6. Munsbi accused pleaded not guilty to the charge.
7. The trial Court as well as the first appellate Court while coming to the conclusion that the charge stood proved against the accused-petitioner, mainly relied on (i) the extrajudictal confession, which he is said to have made before Ranga Singh (P.W. 1), and (ii) the confession Exhibit P. S. node by Shrimati Sheedan before the Magistrate and the trial Court. It is here that both the Courts committed a mistake. There is not enough evidence on the record to prove convincingly that Munshi confessed his guilt before anybody and much less before Ranga Singh lambardar (P.W. 1). The latter while in the witness box at one place conceded that Munshi met him but he had no talk with him and at the end of his cross-examination again said that he informed Munshi about all that he had seen, when Munshi advised him to finish the matter in the village and that he made no confession before him. The same thing was repeated by the witness in his re-examination on 12th December, 1960. It is correct that at one or two places hi his statement, he indicated that Munshi admitted his fault before him, but this he said in a halting and hesitating manner which indeed should have failed to convince any Court of law. It is well nigh settled that evidence of oral confessions of guilt ought to be received with great caution. Their Lordships of the Supreme Court in the case Ratan Goncl v. State of Bihar reported as : 1959CriLJ108 , laid down that:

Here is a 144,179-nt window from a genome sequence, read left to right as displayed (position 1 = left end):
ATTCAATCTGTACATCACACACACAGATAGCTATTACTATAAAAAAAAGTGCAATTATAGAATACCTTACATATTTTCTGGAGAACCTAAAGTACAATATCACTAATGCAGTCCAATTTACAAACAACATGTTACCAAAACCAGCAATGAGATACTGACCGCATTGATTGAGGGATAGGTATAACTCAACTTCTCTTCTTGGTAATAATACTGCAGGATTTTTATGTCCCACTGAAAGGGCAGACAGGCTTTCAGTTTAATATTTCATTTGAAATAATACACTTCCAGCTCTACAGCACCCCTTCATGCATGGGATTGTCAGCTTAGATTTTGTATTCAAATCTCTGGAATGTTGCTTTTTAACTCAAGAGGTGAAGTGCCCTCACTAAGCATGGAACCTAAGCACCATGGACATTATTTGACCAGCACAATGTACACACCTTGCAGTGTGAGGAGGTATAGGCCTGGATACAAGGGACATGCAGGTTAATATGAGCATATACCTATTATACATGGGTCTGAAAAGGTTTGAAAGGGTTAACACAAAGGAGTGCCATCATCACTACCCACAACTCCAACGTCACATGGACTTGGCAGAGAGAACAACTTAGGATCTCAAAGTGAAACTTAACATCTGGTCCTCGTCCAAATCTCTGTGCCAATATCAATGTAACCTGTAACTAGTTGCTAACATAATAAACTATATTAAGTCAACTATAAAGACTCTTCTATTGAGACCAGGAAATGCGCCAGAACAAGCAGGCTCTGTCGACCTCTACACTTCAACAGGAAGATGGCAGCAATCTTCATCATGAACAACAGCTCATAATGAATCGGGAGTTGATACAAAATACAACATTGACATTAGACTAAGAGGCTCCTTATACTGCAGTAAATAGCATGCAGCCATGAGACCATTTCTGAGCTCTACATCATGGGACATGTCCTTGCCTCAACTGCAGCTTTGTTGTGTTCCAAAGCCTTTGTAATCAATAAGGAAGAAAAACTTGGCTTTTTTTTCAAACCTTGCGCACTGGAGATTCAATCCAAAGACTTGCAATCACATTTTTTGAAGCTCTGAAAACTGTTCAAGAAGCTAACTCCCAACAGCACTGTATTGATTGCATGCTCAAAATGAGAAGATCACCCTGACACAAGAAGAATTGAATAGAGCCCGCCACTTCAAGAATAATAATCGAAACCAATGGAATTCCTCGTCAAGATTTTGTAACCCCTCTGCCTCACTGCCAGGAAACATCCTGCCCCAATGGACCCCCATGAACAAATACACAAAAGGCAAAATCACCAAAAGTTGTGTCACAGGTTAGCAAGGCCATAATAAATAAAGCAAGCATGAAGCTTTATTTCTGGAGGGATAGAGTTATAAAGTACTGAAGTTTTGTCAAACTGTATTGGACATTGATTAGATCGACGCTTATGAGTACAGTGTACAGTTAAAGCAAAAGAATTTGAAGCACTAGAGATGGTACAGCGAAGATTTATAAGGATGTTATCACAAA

Usually and as a matter of caution Courts require I some material corroboration to an extrajudicial confessional statement, corroboration which connects the accused person with the crime in question.
8. There is not an iota of relevant evidence on the record to corroborate the alleged confessional statement of Munshi accused. It will be improper to rely on the statement Exhibit P.S. made by Shrimati Sheedan Under Section 164, Criminal Procedure Code, before Shri Pritam Singh, Magistrato on 11th May, 1960, and also on her statement recorded Under Section 342, Criminal Procedure Code, by the trial Court as a piece of corroborative evidence. There is hardly any fact in both the statements which could directly or indirectly involve Shrimati Sheedan in the crime. She has relegated the entire blame to Munshi accused. Self-exculpatory statements like these' can m no manner be used against the co-accused, since the same fail to fulfil the test of a valid confession as laid down by the Supreme Court in the case, Balbir Singh v. State of Punjab cited as : 1957CriLJ481 . Their Lordships observed: